Sir Robert Brice Kingsmill
1730 -1805. He was born in Belfast, the second son of Charles Brice, an army captain of Castle Chichester near Kilroot in Ireland, and of his wife Jane Robinson.
Brice entered the navy on 29 October 1746 aboard the sloop Speedwell, Commander James Gambier. He was commissioned lieutenant on 29 April 1756, and in February 1761 he became commander of the sloop Swallow in an acting capacity for Commander James Cranston. He took the French privateer Sultan 10 off Bayonne in the same month and was promoted commander on 3 July 1761. Almost immediately he commanded the yacht Mary which was attendant to the squadron sent to bring Princess Charlotte to England in August for her marriage to King George III. Having then gone out to the Leeward Islands in command of the bomb-ketch Basilisk, he was wounded at the reductions of Martinique and St. Lucia under Rear-Admiral George Brydges Rodney in early 1762. On 26 May he was posted to the frigate Crescent 32, replacing Captain Thomas Collingwood, and he returned to England in 1764.
In 1766 Brice assumed the name of Kingsmill, his wife Elizabeth Corry having acceded to the prosperous Berkshire estates of her uncle, William Kingsmill.
Kingsmill remained unemployed until March 1778 when he commissioned the new Vigilant 64, but although he fought at the Battle of Ushant on 27 July he resigned after the court martial of Admiral Hon. Augustus Keppel in fury at the machinations of the administration. Being elected M.P for Yarmouth on the Isle of Wight in 1779, he sat in the House of Commons as an anti-government member for the next year, and he did not apply for employment until after the fall of Lord North’s government in 1782.
Upon returning to service he was appointed to the Elizabeth 74, although she was not ready in time to serve in the Channel fleet’s operations of 1782. At the end of the year he was ordered to the East Indies in company with the Grafton 74, Captain Sir John Hamilton, Europe 64, Captain Arthur Phillip, and Iphigenia 32, Captain William Parker, but the voyage was cut short by a storm in the Bay of Biscay in January, after which he returned to England. After paying the Elizabeth off, he recommissioned her in March and continued to command her as a guardship at Portsmouth for the next three years, paying her off for the second time in early 1786.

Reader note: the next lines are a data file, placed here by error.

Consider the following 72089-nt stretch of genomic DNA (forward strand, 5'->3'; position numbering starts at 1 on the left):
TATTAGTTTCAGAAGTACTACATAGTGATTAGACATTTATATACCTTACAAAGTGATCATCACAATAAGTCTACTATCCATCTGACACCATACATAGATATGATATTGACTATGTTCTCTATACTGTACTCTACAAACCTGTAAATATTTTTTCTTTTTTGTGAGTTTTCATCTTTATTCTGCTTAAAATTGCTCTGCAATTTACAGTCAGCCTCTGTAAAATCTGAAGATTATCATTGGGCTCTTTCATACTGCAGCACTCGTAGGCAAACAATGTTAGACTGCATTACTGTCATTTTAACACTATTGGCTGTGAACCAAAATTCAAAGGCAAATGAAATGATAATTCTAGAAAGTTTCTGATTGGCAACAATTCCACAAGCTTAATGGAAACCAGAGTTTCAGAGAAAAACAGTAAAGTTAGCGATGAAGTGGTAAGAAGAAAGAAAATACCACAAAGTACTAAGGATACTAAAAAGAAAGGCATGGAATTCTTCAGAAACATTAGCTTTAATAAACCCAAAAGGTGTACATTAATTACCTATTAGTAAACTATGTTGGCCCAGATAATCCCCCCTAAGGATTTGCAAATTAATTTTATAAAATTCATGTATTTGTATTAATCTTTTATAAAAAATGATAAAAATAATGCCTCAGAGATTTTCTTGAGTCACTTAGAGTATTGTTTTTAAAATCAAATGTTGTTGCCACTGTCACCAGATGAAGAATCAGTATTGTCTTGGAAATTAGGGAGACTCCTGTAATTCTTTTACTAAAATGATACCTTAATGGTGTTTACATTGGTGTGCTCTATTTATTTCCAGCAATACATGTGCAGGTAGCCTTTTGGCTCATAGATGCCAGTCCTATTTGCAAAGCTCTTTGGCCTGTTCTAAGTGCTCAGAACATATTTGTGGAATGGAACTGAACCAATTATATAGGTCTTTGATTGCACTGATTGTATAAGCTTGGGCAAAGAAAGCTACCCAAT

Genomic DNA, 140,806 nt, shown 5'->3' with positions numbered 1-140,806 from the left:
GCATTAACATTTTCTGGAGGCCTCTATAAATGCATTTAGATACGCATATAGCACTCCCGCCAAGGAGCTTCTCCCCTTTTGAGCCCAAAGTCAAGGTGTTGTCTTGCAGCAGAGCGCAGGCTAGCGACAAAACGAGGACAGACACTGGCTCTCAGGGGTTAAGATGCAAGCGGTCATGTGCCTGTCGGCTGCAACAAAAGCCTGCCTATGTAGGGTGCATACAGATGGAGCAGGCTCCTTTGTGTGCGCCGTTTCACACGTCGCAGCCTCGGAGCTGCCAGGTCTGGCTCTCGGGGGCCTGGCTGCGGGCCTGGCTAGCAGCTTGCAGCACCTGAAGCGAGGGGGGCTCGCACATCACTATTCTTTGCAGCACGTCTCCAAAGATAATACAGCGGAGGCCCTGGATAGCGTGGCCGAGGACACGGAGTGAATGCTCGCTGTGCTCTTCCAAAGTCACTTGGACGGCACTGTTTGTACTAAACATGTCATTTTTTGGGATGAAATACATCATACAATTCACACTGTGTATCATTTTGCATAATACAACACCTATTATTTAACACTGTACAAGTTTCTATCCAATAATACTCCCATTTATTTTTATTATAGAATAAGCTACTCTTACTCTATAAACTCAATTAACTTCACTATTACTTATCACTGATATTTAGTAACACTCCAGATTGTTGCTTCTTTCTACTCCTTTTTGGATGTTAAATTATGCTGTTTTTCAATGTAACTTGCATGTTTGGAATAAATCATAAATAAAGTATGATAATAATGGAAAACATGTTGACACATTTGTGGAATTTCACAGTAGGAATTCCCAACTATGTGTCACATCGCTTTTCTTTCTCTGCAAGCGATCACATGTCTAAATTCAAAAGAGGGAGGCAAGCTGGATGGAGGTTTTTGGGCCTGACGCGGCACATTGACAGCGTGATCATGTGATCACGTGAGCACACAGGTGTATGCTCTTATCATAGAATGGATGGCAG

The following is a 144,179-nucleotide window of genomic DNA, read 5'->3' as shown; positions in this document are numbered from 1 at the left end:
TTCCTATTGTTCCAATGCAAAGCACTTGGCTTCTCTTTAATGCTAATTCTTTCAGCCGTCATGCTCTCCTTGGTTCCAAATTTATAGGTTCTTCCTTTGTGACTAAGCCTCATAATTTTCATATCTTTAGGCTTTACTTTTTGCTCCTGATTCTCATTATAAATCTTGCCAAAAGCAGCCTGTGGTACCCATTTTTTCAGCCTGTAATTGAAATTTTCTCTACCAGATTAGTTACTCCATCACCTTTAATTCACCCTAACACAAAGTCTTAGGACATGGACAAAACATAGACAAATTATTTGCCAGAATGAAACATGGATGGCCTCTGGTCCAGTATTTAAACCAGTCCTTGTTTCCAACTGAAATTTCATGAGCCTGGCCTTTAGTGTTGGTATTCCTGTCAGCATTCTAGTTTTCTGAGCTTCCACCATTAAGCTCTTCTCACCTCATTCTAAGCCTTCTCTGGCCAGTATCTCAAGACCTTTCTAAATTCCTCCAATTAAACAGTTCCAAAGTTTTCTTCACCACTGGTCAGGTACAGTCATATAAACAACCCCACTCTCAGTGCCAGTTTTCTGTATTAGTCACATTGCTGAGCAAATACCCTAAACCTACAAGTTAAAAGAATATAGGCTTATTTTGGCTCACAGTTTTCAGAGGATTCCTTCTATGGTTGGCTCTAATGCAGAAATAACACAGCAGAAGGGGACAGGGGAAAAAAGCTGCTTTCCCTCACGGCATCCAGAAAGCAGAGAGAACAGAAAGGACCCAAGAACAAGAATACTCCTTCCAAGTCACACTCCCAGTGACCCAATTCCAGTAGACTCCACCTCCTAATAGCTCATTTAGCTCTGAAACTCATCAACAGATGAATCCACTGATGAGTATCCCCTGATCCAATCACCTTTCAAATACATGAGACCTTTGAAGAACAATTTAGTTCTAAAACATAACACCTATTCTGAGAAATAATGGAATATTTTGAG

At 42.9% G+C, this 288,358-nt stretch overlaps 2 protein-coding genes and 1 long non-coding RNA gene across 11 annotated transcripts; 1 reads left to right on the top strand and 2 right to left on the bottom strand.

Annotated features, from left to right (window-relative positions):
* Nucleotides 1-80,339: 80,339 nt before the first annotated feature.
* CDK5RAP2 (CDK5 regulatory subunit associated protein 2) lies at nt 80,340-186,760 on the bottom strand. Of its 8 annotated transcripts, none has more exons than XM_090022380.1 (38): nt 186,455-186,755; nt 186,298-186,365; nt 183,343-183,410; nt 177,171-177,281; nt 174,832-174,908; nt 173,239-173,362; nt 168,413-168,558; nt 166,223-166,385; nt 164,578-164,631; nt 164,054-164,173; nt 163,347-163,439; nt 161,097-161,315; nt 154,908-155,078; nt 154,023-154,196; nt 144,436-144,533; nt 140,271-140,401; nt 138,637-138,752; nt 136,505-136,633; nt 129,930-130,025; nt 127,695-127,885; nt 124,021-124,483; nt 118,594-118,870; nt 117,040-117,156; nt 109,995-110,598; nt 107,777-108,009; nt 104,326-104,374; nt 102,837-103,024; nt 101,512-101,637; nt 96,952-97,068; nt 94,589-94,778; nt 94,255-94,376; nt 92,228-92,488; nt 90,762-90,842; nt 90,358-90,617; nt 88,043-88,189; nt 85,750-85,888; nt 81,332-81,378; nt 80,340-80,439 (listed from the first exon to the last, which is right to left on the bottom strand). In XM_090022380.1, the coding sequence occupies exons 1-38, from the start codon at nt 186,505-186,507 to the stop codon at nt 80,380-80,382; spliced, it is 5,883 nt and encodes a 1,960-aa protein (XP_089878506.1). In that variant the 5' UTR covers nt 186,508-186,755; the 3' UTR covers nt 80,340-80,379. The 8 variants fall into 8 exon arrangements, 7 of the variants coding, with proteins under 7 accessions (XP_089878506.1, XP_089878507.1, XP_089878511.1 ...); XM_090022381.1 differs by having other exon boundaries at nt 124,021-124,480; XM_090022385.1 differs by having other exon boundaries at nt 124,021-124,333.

On 5 April 1784 Kingsmill was elected M.P. for Tregony in Cornwall as a government supporter, holding the seat for the next six years and never speaking, although he did occasionally vote against the prime minister, William Pitt. On 22 October 1790 he sat on the court martial into the mutiny on the Bounty which had occurred on 28 May 1789, but apart from a brief period in command of the Duke 90 during the Nookta Sound dispute of 1790, and from April – June 1791, he remained unemployed for the next two years.
Kingsmill was promoted rear-admiral on 1 February 1793, and from that year until 1800 he served as the commander-in-chief at Cork, his force of frigates and smaller vessels guarding the coastline and western approaches in defence of the trade convoys. During his time in Ireland a dozen French frigates were taken by his frigates, his cruisers earned him a great deal of prize money, and all French attempts to invade the country were thwarted, particularly so in December 1796 when the adverse weather was significantly in the British favour. He flew his flag in 1793-4 aboard the Swiftsure 74, Captain Charles Boyles, and thereafter mainly aboard the hospital ship and French prize l’Engageante, commanded by Lieutenant William Fry from 1795, Lieutenant Henry Parker until he drowned in January 1797, and then Lieutenant Fry again. He also flew his flag aboard the Polyphemus 64, Captain George Lumsdaine, from 1796-1800. He became a vice-admiral on 4 July 1794, an admiral on 14 February 1799 and was created a baronet on 24 November 1800.
Kingsmill returned to England in December 1800, taking passage to Bristol aboard the Kangaroo 18, Commander George Pulling, and he died at his seat of Sydmonton Place, Newbury, Berkshire on 23 November 1805. His estate passed to the Reverend John Stephens of Chewton Mendip, Somerset.
He left no issue from his marriage to the heiress Elizabeth Corry whom he had married in 1766, and who died in 1783. Nevertheless, when Captain John Pulling drowned along with Captain John Drew at Plymouth on 11 January 1798 it was stated that he had recently married a daughter of Admiral Kingsmill. As this lady was the sister of the Reverend John Stephens who had inherited Kingsmill’s estate, one would assume that the two were his natural children.
Lord Sandwich described Kingsmill as a ‘good officer, but discontented and complaining’. He was apparently of a gentle, pleasant generous disposition, and a good friend of Vice-Admiral Lord Nelson and of Captain William Locker.